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Sustainable Development Goals show their worth for investors

The UN’s Sustainable Development Goals (SDGs) were not specifically designed for finance, something that perhaps helps to explain their popularity among responsible investors, institutions and borrowers. But this does not mean that factoring them into investing decisions is easy, reports Jasper Cox.

It took less than 90 seconds for the eight-storey Rana Plaza complex to collapse in 2013, causing more than 1,000 people to die.

The building, near Dhaka in Bangladesh, housed garment factories used by global brands. Before the accident, cracks had been found in its concrete pillars, but workers still flooded in on the day of the disaster. 

The catastrophe sharpened minds on the link between large Western firms and working conditions in poor countries.

When socially responsible investors decide how to spend money wisely, it can be difficult to sift through the myriad risks and pitfalls. Factory collapses are further down the list of priorities than topics like climate change prevention. 

But the United Nations’ Sustainable Development Goals (SDG) offer a broad framework, identifying priorities across the entire world. One of the targets within SDG 11 (see list of SDGs) is to “support least developed countries, including through financial and technical assistance, in building sustainable and resilient buildings utilising local materials,” something clearly relevant to the Bangladesh disaster.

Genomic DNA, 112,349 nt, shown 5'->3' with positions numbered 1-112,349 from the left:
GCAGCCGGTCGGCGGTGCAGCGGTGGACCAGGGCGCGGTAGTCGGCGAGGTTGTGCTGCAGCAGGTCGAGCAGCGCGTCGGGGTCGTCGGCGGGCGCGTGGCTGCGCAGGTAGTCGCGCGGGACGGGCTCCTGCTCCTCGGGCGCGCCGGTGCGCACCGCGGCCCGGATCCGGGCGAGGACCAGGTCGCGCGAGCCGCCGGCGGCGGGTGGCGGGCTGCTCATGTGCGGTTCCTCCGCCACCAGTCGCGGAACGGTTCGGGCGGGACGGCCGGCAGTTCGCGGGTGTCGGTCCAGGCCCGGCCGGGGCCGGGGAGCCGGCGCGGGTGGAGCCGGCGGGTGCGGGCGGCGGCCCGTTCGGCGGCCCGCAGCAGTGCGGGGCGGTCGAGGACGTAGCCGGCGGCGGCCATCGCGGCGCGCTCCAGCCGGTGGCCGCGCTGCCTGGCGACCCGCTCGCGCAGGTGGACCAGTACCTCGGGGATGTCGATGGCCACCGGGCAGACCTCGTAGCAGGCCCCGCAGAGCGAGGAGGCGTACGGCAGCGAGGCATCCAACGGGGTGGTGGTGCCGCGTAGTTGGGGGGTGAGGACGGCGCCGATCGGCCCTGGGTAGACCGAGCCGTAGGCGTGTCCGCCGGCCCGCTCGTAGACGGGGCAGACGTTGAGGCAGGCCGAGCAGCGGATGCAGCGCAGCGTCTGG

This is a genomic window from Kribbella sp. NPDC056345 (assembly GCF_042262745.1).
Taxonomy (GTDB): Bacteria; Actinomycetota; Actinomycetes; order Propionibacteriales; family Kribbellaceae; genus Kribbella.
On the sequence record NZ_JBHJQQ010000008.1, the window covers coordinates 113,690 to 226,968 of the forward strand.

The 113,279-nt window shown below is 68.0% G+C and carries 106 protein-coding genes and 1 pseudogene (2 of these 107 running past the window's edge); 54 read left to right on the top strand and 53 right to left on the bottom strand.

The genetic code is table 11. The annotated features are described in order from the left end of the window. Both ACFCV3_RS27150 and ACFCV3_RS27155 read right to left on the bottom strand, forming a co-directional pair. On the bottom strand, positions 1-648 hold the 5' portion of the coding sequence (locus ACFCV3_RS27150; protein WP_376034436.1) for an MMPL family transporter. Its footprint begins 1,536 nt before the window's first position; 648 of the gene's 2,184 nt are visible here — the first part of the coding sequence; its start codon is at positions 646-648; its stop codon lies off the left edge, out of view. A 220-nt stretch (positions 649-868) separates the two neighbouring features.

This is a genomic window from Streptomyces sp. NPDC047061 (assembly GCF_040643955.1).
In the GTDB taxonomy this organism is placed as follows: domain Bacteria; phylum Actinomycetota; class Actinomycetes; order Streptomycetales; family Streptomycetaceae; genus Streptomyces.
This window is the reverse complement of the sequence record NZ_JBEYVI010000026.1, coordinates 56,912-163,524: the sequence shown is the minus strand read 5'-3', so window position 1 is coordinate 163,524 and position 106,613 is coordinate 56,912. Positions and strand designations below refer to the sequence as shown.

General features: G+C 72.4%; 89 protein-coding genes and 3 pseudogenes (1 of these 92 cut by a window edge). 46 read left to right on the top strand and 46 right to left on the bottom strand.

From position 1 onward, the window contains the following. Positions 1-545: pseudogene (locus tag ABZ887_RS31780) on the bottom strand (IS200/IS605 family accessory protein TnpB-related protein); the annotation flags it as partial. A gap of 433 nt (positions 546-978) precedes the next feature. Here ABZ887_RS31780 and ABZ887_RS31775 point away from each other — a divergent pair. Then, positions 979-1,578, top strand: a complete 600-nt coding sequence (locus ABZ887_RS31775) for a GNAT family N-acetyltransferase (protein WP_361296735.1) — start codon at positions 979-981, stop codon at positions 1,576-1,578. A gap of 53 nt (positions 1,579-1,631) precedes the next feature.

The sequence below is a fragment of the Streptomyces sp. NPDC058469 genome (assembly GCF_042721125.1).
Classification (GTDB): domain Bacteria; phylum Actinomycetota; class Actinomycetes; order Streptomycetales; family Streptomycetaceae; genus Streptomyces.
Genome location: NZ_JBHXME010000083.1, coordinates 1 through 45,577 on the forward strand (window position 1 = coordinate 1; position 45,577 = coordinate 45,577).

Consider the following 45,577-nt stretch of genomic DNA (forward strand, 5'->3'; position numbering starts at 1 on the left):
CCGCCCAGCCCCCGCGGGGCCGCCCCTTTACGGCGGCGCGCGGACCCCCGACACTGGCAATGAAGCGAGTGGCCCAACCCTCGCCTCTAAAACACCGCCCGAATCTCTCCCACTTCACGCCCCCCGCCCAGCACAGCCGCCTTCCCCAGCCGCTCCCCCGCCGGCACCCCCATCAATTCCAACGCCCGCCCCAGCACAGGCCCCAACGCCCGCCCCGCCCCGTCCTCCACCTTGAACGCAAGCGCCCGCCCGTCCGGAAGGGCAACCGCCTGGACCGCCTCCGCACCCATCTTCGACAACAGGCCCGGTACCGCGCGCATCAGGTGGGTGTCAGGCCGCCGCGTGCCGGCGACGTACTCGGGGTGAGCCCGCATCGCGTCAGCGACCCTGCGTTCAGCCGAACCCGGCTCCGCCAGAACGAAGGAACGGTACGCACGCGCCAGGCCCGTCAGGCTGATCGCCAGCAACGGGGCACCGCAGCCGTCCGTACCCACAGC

“The Rana Plaza collapse caused a lot of reputational damage for companies who had garments being produced by those garment workers,” says Carly Greenberg, senior ESG analyst at Walden Asset Management in Boston. “That this is explicitly recognised within the SDGs should be a signal to investors: this is something that matters for any of our companies who have supply chains in developing and the least developed countries.”

The SDGs came into force in 2016 with a 15 year timespan, after being adopted at a UN summit. 

“This is the first ever statement from global governments that this is where we want to be and this is where we want businesses to be along with us by 2030,” says Greenberg. “That’s never existed before, where you have such a clear statement from every country in the world.”

And this gives them some weight among investors.

“They feel like they’ve got this universal relevance and applicability,” says Catherine Howarth, chief executive of ShareAction, a charity promoting sustainable investing, in London. “That very universal quality gives them a kind of credibility.”

Those working in the responsible investment sector found the SDGs’ predecessors, the Millennium Development Goals, more focused on the public sector and the developing world. The SDGs bring corporate and financial players more firmly into the picture.

Of course, timing has also played a part in their take-up: the SDGs emerged as responsible investing was moving into the mainstream.

Compared with other frameworks, the SDGs have also gained traction because they capture impact as well as risk: rather than investors simply treating environmental, social and governance problems as detrimental to returns, the goals ask how much good a portfolio is doing.